SINGAPORE — Singapore’s highest Islamic authority has assured Muslims that they are not neglecting their religious duties by missing Friday prayers in “situations of need”, as a shutdown of the country’s mosques is extended amid the coronavirus outbreak.
Addressing reporters on Monday (16 March), Dr Nazirudin Mohd Nasir, who oversees key religious rulings for Muslims here as the country’s Mufti, said that there is a “misperception” that missing Friday prayers, even in the context of the COVID-19 pandemic, is a sin.
“In our context, we do not do the Friday prayers, clearly for a very strong reason, justified, accepted in religion,” said the 43-year-old, who was speaking at a conference organised by the Islamic Religious Council of Singapore (Muis). “So we will need to educate the community because there is also the possibility that we may need to extend the closure if things become worse.”
On Monday, Muis extended the temporary closure of mosques in the country for a further nine days until 26 March, following consultations with the Ministry of Health (MOH).
The ministry assessed that the risk of a large coronavirus cluster forming from the 101 Singaporean participants of a large religious gathering in Malaysia continues to be real. This is especially so as five individuals confirmed to be infected with COVID-19 frequented at least 10 mosques in Singapore during their infectious period.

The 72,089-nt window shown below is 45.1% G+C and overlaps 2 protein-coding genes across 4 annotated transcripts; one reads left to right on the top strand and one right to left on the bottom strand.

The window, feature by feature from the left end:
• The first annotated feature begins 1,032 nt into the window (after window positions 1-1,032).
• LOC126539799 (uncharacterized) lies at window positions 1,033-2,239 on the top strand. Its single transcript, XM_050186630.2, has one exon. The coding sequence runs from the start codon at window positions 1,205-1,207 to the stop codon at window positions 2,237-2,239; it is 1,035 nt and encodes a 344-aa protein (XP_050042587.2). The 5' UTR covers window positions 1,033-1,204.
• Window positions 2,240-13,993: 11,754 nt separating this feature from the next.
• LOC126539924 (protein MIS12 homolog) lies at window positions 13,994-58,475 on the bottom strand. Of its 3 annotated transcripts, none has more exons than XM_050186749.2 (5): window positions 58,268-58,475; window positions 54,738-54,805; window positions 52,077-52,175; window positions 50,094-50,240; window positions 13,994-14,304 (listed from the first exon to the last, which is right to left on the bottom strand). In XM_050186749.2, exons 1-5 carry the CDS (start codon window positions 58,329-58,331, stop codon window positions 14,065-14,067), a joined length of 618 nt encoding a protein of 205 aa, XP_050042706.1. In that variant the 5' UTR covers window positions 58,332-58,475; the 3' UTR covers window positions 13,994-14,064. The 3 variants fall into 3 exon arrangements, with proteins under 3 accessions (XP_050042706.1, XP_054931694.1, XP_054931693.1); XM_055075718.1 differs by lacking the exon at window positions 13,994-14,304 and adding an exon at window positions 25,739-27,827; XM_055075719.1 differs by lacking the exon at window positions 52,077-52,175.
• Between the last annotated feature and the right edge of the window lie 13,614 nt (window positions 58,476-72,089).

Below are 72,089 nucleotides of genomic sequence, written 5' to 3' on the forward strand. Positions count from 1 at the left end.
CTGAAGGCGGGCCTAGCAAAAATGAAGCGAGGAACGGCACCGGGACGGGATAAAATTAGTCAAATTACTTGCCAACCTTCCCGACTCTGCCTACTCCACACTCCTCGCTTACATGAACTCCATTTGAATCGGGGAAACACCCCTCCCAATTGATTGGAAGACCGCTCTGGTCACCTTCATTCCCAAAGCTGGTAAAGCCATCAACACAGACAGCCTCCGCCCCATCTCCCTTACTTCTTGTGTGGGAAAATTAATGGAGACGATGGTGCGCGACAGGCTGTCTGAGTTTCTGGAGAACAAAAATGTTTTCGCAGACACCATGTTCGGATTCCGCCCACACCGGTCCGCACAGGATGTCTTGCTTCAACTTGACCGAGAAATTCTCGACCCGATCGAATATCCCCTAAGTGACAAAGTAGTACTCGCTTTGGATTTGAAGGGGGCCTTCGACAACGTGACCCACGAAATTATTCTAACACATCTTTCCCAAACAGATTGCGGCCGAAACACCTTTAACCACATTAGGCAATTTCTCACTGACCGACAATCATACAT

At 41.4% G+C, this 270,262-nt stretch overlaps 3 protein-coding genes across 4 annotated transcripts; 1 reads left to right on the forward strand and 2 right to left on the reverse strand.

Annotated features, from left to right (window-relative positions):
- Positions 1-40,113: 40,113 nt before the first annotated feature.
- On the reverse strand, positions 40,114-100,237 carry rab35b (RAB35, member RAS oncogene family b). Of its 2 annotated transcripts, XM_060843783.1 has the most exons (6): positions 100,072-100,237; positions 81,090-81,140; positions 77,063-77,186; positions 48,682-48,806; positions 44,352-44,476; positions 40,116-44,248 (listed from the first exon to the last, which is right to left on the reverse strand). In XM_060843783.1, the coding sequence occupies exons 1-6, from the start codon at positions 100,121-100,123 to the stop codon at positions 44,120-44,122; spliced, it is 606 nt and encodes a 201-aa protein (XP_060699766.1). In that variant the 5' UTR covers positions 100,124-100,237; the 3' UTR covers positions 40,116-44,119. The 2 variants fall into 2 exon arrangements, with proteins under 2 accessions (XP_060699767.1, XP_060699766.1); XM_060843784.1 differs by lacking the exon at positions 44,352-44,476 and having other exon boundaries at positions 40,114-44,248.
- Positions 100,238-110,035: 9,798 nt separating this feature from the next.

The extension of the closure is therefore to complete one incubation period to break the cycle of transmission, and to “circuit break” it, according to Minister-in-Charge of Muslim Affairs Masagos Zulkifli at the same conference. The extended closure also means that Friday prayers on 20 March will be suspended.
Muslim authorities in countries such as Jordan and Kuwait have adopted similar measures in a bid to curb the spread of the virus.
Muis also unveiled a slew of preventive measures that will be rolled out once the mosques are re-opened, including conducting mandatory non-contact temperature taking for all congregants, with those unwell to be turned away; and requiring congregants to bring their own prayer mats.
Asked if turning away congregants who have already been unable to carry out Friday prayers for two weeks might spark friction, Masagos said, “I think when someone has temperature and we allow him to pray with other congregants, that is irresponsible on the part of the authority. And therefore, it is our duty to turn them away, no matter how angry they become even if they go to social media.”
He added, “Because the temperature is clear - you are 38 degrees and you want to pray with me, I don't want you to be beside me, because you first hurt me and then you hurt my children, you hurt my family and my friends. So I think that's social irresponsibility, and we must not succumb to accommodate such cases. And I think society will be with us if we were to turn them away.”